STUDENT DEBT: THE MACRO QUESTIONPosted: October 5, 2016
The 2016 presidential election has made student debt a national issue. Two just-released books, one by Sandy Baum and one by Beth Akers and Matt Chingos, have done a great job of identifying the real problems with student debt, while debunking much of the rhetoric that tends to identify wrong problems and come up with wrong solutions. I highly recommend the books, though I am hardly unbiased since Matt and Sandy are colleagues of mine.
By focusing on the real risks associated with the current system, the authors emphasize that we must pay attention to who acquires the debt and who benefits from it. For instance, future doctors and lawyers with high returns to postgraduate education acquire some of the highest levels of student debt. Akers and Chingos emphasize that over 40 percent of student debt is held by those in the top 20 percent of the income stratum. Thus, simply eliminating student debt would help the highest income borrowers most.
Sandy Baum focuses on designing proposals that would prevent so many at-risk students from borrowing for programs unlikely to serve them well. She especially discredits proposals that provide the most assistance to those who are actually in the best position to repay their loans. One example of how all this plays out was shown earlier by some other colleagues: blacks as a group, who are less likely to come out of college with a degree, end up with higher average student debt than whites.
Here I wish to address a more macro question: whether this shift toward higher student debt represents just one more way that government has disinvested in the economy. As students accumulated $1.3 trillion in debt, did government make an equivalent increase in investment in what economists often call “human capital”? Or did government simply shift additional burdens onto these students with few or no significant gains in educational achievement nationwide? Or something in between?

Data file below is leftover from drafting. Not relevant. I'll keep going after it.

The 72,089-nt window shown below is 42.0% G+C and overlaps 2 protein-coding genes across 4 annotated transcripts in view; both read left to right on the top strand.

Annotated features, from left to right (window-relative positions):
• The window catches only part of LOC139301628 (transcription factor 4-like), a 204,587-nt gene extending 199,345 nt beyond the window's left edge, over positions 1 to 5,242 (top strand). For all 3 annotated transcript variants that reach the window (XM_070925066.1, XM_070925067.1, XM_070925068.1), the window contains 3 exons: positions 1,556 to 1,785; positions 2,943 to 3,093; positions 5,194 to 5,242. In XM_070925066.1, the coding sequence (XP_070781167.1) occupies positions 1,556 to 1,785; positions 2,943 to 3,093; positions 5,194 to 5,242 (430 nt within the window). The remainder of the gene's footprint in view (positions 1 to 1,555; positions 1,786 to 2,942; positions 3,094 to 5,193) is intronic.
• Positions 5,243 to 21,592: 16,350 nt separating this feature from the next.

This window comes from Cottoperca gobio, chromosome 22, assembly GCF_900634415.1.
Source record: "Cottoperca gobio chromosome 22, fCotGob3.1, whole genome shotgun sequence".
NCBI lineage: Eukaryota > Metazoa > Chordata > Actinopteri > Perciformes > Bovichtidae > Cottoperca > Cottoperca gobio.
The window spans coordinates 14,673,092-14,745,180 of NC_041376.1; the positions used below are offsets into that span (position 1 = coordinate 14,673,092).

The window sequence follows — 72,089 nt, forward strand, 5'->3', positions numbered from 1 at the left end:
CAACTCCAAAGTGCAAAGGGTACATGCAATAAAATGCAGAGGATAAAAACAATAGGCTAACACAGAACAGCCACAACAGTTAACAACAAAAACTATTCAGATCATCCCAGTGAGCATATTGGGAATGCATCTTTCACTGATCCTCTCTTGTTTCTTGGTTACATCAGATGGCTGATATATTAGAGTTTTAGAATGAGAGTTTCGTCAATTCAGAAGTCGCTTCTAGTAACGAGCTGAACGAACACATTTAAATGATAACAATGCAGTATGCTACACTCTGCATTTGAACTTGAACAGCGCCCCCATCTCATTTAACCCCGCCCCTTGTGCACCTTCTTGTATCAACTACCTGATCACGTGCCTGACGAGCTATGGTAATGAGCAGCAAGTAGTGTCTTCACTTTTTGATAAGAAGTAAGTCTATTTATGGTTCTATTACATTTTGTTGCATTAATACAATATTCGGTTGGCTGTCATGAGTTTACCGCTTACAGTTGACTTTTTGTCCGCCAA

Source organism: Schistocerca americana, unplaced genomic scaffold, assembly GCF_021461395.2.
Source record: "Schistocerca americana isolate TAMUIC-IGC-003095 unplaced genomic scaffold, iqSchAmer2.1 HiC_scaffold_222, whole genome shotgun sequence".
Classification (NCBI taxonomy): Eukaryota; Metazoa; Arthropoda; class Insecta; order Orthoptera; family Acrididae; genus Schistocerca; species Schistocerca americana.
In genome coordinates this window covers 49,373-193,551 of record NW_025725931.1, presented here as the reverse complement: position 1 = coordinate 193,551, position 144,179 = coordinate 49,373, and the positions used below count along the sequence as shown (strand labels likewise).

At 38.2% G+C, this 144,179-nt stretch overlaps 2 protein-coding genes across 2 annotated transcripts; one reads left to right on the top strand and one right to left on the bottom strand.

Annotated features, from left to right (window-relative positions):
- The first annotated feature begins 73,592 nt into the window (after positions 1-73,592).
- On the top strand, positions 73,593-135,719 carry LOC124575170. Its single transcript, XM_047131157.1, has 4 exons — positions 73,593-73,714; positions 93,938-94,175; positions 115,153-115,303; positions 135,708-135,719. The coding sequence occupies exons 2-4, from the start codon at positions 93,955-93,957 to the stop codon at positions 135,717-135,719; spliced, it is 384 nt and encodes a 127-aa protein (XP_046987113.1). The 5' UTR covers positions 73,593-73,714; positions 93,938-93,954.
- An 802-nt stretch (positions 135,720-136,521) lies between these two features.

When we look at budgets as a whole, both federal and state, it’s quite clear how resources are being shifted. Average tax rates are about where they have been, maybe a touch higher. Taxpayers may have gotten a break for a while as rates went down a bit and then back up a bit, but that’s not the main story. Both federal and state budgets have adopted huge spending increases for retirement and health care. States have also put a lot more into prisons, while the feds have put much more toward interest costs, though offered a reprieve—if one can call it that—by a weak worldwide economy that has led to low interest rates.
Clearly, a smaller share of revenues and incomes goes for education—not just higher education, but primary and secondary education as well. Almost anything that might qualify as investment, such as infrastructure, has also seen a downturn.
Taking the budget as a whole, therefore, it’s hard to avoid the conclusion that the net effect of federal and state policies, of which student loans become merely one example, has been a disinvestment in the economy as a whole.
This raises an additional issue for those assessing programs by comparing benefits to costs. In the case of student loans, if more borrowing on average increases human capital by more than the value of the loans, we would say it was worthwhile for individuals to take out those loans. Correspondingly, if we were replacing a system with less education and no loans with one that on net created more assets than debt, we would likely conclude that the shift was worthwhile societally, not just individually. However, starting from a society that had financed education more directly, the student loan policy may be a failure.
Put another way, the starting point matters. In this arena and others we usually want government to increase net investment, as well as improving the allocation of funds so as to garner the highest returns on the investment, and we need to figure out the effect across the entire balance sheet of assets and liabilities. The individual perspective compares the personal increase in assets with the personal increase in borrowing and asks whether enough people come out ahead that society is better off. But if the additional loans don’t finance an increase in education societally, whether because some students don’t attain degrees or others don’t acquire any more education than they would have undertaken anyway, then we must ask what we got for our money.
If this debt policy additionally discourages risk taking and marriage after education, then all this debt may even reduce investment over time in education, businesses, and homes combined. Unfortunately, I think this has been the most likely outcome of recent policy. Even the creative reforms that Baum, Akers, and Chingos recommend won’t restore those past losses, though they may help minimize them in the future.
Whatever your take on this issue, this presidential campaign makes clear that higher education reform very likely will be on the national agenda in the next year or two. The Baum and Akers-Chingos studies should be required reading for anyone undertaking that reform.
Photo courtesy of Andrew Bossi-Flickr.